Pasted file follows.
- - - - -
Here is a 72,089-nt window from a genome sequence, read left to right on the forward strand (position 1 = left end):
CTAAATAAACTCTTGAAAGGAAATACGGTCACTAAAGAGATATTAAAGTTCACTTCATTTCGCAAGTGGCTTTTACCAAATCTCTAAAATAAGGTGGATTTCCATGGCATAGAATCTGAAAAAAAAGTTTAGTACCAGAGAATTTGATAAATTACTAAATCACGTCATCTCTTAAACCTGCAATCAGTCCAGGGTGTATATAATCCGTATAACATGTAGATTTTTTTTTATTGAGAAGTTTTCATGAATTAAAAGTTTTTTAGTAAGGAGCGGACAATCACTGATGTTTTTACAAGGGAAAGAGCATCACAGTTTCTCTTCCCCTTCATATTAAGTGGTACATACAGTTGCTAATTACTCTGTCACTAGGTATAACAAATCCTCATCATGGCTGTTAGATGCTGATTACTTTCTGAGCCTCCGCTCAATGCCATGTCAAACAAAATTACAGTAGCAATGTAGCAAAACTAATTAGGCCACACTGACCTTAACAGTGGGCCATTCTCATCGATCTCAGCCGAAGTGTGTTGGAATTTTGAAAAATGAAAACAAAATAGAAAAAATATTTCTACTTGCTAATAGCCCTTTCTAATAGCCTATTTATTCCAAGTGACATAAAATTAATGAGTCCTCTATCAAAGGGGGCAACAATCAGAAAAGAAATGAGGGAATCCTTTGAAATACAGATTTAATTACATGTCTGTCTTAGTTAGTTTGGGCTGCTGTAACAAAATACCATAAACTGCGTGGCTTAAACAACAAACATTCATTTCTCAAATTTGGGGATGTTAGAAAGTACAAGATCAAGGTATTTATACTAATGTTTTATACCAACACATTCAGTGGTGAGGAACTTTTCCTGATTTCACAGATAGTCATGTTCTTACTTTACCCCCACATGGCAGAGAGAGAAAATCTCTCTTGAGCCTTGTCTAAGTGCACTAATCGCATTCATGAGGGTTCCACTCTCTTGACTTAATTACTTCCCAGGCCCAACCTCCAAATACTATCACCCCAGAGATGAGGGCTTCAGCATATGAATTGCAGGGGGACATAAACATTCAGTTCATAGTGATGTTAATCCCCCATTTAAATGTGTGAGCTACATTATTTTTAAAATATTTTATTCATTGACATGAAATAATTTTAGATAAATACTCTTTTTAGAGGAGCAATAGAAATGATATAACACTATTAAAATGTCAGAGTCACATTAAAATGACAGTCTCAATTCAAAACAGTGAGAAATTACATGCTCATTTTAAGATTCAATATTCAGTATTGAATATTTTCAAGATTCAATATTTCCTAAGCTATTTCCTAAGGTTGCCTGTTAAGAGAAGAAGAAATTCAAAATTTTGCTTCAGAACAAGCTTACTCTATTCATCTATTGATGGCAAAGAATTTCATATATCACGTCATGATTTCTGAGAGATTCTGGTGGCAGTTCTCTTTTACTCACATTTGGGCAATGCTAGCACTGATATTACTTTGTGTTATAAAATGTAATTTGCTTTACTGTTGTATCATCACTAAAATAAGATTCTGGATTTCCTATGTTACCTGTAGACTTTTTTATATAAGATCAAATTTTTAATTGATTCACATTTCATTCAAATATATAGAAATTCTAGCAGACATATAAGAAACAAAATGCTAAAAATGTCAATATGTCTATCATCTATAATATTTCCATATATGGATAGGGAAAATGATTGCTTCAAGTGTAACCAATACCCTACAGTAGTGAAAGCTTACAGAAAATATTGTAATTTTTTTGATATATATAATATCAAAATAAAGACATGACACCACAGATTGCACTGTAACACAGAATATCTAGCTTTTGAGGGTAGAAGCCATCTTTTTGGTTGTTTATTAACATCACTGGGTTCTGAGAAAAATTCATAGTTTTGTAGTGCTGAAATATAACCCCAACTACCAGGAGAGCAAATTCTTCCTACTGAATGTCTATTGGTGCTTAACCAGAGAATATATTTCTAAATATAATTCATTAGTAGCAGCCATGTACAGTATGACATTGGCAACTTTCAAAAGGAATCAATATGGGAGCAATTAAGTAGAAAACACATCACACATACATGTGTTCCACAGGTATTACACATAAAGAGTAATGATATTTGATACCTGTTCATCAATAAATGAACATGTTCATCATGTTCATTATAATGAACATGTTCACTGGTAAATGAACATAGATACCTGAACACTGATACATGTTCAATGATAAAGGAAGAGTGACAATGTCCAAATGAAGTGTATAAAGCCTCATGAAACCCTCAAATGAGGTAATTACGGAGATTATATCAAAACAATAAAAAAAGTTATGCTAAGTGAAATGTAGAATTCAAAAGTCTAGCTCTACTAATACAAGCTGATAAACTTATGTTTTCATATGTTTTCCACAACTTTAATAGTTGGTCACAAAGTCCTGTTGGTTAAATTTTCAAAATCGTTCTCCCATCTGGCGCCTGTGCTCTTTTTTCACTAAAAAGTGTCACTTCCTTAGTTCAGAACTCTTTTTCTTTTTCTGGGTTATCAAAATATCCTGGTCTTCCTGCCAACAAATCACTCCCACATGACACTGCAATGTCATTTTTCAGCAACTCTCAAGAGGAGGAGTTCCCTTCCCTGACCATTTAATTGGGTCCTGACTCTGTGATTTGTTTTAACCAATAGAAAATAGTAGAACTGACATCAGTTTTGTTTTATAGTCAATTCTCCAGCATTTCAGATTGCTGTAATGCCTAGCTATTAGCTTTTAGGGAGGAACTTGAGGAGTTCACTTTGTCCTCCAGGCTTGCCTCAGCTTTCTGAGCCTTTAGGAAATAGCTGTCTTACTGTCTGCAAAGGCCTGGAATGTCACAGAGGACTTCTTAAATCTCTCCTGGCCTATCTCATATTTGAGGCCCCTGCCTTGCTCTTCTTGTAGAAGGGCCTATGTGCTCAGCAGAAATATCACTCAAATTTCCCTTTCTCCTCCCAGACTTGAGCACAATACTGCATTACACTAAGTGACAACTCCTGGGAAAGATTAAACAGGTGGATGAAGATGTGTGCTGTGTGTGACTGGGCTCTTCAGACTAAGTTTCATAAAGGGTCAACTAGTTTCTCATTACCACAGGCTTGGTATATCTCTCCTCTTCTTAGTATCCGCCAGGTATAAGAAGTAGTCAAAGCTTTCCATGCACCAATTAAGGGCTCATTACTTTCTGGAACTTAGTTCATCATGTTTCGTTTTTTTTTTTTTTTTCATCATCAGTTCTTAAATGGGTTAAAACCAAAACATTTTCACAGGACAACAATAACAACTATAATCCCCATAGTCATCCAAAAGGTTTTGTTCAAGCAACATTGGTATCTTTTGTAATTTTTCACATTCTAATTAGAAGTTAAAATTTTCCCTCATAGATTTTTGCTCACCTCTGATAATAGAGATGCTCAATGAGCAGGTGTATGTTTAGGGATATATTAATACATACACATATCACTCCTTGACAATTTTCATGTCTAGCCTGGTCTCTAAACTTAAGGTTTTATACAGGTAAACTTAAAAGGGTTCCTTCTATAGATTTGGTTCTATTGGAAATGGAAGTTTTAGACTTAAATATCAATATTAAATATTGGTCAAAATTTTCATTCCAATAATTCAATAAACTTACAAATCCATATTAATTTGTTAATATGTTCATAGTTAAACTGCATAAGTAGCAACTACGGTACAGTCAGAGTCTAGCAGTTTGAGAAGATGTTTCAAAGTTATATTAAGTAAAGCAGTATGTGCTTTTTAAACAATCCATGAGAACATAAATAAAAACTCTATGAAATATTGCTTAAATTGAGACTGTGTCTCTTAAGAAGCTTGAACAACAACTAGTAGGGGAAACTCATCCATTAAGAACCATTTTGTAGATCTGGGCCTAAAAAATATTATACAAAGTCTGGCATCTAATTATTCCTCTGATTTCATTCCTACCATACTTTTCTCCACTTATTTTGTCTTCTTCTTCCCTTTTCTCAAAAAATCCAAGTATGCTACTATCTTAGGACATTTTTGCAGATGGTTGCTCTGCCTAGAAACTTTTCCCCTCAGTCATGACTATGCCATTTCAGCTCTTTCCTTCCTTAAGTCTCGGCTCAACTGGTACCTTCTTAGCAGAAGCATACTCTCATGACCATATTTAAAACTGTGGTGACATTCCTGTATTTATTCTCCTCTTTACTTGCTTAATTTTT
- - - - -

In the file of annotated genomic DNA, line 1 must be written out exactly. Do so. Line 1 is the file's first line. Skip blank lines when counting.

Here is a 72,089-nt window from a genome sequence, read left to right on the forward strand (position 1 = left end):